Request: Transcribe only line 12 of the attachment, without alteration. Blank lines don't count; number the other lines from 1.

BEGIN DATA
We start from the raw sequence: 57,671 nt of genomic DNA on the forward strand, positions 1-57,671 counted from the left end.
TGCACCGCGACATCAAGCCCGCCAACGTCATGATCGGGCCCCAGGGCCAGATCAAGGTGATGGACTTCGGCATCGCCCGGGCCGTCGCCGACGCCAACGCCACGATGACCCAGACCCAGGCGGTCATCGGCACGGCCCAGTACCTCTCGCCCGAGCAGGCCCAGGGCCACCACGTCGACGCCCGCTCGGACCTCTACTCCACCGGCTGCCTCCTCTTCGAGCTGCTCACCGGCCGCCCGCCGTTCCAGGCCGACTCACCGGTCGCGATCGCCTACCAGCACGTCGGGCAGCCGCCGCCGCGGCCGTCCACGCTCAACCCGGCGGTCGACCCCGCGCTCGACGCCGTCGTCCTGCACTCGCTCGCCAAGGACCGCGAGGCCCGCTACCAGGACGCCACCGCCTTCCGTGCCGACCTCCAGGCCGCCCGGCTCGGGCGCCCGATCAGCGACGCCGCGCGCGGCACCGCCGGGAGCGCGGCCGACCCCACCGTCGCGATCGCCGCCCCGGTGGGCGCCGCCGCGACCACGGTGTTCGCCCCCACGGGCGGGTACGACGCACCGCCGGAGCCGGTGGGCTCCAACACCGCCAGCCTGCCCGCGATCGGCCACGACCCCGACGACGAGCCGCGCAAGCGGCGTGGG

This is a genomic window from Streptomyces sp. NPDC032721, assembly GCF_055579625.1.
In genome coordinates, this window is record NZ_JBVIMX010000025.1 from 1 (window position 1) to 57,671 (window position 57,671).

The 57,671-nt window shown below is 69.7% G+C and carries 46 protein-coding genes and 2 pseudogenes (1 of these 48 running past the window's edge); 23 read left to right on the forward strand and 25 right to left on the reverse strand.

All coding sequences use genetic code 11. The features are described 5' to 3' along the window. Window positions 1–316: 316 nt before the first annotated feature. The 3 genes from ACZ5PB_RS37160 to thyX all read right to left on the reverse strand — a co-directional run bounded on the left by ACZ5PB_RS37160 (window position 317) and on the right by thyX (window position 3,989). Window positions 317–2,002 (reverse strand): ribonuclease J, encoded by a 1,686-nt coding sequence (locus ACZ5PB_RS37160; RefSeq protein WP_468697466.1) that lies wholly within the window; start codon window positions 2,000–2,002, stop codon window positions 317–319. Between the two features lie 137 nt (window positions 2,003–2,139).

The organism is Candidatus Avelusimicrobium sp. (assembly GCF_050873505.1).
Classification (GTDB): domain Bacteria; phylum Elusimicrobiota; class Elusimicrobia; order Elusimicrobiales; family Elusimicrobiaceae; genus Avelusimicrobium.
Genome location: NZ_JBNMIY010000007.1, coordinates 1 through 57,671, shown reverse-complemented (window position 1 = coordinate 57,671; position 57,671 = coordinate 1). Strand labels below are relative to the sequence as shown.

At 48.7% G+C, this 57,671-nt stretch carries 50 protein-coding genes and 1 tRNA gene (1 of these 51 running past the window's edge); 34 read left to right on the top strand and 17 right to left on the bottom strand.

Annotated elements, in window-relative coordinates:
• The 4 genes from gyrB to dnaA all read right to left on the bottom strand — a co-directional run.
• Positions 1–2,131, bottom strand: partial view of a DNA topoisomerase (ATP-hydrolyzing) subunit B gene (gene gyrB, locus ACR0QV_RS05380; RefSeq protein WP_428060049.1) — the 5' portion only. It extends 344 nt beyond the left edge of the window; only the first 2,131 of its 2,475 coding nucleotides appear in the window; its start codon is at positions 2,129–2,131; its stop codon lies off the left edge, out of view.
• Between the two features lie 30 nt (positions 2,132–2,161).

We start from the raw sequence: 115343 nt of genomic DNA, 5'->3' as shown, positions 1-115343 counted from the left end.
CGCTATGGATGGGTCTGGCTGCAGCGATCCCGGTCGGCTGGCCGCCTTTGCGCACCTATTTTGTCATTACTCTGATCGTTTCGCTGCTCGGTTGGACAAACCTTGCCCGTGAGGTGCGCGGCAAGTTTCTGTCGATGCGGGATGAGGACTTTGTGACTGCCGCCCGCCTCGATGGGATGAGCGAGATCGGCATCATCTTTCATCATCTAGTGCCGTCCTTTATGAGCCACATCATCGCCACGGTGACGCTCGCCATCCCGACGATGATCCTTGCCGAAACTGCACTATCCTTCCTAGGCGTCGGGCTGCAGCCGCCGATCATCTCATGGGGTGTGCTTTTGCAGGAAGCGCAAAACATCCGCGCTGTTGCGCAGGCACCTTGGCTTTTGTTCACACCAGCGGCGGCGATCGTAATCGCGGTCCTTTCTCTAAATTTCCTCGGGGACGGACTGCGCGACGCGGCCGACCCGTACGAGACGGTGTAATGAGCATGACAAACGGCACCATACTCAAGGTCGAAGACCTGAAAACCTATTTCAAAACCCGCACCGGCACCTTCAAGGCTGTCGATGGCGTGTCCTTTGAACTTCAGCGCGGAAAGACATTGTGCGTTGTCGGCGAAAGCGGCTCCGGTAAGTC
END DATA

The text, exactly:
• The 4 genes from gyrB to dnaA all read right to left on the bottom strand — a co-directional run.